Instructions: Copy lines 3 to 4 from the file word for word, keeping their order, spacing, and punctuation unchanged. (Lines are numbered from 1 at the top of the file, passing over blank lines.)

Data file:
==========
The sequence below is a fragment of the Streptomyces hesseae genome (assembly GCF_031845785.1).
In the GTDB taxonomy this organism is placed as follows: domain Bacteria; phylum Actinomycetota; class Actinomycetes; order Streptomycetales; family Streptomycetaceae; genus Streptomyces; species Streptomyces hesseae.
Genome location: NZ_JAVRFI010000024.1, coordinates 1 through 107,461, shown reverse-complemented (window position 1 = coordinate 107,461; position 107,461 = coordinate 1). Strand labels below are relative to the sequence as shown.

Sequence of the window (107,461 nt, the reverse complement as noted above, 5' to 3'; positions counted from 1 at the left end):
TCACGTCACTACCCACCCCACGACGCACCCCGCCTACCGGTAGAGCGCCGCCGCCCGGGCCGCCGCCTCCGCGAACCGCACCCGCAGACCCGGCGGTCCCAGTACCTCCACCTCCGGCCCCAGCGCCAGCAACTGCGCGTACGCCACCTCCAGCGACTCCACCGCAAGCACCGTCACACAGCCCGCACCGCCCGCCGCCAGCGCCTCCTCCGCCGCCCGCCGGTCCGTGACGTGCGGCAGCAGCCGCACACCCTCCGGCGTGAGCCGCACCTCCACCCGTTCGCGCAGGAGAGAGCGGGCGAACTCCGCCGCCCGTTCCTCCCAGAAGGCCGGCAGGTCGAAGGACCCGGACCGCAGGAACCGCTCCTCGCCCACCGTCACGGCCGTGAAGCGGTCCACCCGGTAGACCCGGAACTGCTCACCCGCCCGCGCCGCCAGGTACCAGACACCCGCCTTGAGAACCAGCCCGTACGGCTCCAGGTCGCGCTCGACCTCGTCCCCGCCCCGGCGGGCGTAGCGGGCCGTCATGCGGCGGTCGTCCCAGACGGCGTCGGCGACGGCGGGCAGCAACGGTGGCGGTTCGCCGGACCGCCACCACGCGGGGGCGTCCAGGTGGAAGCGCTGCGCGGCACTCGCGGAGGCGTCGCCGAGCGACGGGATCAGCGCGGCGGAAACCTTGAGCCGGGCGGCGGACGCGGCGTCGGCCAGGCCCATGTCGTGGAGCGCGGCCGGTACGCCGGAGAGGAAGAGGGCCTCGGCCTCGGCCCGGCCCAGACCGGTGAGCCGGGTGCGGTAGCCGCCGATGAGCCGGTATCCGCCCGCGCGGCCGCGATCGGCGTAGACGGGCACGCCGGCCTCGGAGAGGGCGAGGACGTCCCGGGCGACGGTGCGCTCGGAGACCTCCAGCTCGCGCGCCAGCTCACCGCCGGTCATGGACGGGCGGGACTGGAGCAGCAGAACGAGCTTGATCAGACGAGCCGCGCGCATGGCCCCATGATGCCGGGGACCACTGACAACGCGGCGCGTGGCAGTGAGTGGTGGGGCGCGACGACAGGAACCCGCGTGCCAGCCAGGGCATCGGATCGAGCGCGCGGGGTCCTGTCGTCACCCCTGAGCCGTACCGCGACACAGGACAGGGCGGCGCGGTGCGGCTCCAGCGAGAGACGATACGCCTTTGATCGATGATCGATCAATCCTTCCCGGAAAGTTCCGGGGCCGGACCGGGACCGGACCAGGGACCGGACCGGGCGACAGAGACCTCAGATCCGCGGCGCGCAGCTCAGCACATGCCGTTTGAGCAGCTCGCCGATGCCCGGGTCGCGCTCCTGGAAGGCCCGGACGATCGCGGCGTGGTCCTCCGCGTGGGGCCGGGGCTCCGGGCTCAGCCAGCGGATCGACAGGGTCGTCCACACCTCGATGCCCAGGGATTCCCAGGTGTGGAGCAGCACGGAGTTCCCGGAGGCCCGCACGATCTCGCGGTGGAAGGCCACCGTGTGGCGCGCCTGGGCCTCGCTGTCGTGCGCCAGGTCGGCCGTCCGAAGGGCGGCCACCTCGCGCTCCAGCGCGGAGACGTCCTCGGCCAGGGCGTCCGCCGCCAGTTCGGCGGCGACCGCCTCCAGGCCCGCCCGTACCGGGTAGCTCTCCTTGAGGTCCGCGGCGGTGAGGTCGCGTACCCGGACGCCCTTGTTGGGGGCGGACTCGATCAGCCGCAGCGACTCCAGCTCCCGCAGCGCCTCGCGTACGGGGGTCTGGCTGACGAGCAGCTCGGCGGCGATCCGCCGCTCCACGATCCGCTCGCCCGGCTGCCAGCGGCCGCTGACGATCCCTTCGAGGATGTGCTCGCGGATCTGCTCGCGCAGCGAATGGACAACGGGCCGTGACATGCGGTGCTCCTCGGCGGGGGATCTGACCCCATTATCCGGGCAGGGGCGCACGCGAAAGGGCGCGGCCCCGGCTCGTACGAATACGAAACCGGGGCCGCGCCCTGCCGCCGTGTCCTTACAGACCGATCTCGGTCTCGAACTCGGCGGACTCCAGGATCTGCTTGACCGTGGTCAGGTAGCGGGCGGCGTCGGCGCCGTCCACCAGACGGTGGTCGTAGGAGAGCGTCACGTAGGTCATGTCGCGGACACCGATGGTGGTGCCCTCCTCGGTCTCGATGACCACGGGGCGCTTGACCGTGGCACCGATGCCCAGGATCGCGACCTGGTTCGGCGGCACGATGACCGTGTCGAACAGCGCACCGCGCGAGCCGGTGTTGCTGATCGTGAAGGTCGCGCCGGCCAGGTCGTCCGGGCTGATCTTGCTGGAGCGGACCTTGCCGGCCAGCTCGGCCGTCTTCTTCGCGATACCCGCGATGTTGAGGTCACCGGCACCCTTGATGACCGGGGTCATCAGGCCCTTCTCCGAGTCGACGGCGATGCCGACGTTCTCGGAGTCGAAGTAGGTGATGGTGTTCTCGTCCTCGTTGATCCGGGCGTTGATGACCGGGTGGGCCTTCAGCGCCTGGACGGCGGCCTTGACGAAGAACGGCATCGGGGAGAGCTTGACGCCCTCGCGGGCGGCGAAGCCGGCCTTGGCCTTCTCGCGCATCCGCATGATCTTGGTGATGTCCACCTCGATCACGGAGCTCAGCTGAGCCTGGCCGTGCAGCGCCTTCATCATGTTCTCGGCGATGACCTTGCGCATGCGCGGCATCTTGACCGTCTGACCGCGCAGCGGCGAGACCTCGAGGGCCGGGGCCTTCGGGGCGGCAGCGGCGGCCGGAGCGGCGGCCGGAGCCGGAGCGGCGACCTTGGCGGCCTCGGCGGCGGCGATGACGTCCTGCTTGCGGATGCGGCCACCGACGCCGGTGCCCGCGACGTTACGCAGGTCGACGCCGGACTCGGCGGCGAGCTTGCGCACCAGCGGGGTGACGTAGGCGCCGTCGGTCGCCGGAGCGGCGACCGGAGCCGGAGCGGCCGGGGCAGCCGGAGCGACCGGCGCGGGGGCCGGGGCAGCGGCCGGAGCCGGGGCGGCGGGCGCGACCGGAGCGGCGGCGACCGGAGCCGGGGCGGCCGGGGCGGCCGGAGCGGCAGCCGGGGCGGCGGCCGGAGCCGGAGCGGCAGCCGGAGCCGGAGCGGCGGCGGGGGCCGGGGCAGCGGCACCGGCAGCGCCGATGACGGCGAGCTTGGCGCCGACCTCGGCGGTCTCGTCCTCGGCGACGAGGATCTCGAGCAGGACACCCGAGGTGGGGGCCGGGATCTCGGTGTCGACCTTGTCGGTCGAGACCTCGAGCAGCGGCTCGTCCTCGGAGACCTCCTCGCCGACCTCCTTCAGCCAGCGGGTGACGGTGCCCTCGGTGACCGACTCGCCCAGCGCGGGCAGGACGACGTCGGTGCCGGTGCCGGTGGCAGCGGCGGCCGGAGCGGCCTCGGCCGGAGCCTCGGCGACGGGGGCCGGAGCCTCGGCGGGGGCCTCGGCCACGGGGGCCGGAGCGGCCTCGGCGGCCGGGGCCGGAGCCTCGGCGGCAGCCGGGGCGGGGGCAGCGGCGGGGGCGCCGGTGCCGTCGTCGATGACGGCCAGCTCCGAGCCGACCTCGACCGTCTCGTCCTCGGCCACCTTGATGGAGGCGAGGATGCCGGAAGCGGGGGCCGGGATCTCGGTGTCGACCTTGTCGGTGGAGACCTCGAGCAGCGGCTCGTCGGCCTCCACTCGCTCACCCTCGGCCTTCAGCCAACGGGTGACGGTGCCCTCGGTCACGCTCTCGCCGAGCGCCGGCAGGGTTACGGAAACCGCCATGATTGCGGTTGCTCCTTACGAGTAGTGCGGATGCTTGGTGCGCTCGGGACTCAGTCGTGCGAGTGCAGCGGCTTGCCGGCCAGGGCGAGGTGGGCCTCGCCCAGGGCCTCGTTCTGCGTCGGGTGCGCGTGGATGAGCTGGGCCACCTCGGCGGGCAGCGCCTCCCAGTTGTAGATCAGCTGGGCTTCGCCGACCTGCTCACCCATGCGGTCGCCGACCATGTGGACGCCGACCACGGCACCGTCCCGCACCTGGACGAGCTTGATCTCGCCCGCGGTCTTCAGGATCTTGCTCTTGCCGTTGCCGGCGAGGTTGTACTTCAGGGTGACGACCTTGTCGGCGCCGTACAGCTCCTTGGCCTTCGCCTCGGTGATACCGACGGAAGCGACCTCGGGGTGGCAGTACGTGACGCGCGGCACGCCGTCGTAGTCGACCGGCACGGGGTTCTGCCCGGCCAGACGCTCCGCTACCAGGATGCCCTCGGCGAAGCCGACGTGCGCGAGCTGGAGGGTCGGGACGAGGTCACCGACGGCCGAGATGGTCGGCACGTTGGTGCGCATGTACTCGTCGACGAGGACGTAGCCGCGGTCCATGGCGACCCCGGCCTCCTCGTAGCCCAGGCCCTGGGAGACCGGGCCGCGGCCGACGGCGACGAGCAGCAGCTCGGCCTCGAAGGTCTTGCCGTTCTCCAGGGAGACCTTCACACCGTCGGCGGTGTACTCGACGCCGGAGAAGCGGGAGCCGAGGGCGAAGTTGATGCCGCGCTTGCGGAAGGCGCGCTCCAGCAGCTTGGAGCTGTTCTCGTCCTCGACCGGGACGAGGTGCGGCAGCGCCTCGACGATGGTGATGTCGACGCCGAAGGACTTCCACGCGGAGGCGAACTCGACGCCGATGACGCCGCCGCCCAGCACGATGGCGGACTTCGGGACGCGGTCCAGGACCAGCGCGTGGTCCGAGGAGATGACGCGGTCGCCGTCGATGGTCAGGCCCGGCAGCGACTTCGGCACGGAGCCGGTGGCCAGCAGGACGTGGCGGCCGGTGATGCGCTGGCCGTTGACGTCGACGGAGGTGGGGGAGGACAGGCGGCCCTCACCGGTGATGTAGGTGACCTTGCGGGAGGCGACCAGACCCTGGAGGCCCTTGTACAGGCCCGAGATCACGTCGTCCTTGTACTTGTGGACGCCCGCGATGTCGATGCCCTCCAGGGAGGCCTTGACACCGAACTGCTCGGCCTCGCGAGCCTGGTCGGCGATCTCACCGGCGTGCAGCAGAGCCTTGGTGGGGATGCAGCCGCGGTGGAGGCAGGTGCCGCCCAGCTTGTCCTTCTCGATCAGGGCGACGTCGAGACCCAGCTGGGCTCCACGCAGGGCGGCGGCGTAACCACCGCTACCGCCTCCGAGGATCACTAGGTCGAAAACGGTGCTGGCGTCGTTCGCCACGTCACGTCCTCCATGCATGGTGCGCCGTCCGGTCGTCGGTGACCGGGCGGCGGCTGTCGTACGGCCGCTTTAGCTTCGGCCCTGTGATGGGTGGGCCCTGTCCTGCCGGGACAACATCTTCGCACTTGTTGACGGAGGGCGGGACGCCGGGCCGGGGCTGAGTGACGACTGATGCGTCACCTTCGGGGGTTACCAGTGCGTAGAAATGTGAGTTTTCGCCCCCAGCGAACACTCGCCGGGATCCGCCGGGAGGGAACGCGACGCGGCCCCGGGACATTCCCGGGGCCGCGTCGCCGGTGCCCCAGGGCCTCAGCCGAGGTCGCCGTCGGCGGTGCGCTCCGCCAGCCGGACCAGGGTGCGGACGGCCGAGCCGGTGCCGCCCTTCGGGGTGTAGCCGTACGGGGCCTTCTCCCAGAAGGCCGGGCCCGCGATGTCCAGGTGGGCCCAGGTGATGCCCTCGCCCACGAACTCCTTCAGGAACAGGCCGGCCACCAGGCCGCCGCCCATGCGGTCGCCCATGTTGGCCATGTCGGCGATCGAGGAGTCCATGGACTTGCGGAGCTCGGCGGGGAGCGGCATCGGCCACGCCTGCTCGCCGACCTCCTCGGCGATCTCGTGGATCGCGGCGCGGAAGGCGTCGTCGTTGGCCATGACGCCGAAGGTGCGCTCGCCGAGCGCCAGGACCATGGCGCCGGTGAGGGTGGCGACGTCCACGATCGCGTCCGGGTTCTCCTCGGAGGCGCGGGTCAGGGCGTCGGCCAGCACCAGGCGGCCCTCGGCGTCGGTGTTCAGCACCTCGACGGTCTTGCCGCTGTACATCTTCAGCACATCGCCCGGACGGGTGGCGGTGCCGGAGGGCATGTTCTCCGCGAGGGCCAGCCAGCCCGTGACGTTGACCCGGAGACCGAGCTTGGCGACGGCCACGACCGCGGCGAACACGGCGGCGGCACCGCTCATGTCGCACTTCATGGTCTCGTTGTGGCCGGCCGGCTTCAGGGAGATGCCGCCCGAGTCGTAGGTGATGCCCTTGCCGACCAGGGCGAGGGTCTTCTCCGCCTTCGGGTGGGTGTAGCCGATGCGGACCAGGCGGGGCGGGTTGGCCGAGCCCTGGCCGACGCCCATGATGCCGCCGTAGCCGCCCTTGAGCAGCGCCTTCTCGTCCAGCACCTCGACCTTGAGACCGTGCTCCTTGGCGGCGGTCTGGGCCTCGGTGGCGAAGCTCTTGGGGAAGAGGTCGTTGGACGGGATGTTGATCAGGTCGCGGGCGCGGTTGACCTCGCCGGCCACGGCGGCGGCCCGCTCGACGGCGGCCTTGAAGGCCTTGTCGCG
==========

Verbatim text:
Genome location: NZ_JAVRFI010000024.1, coordinates 1 through 107,461, shown reverse-complemented (window position 1 = coordinate 107,461; position 107,461 = coordinate 1). Strand labels below are relative to the sequence as shown.

Sequence of the window (107,461 nt, the reverse complement as noted above, 5' to 3'; positions counted from 1 at the left end):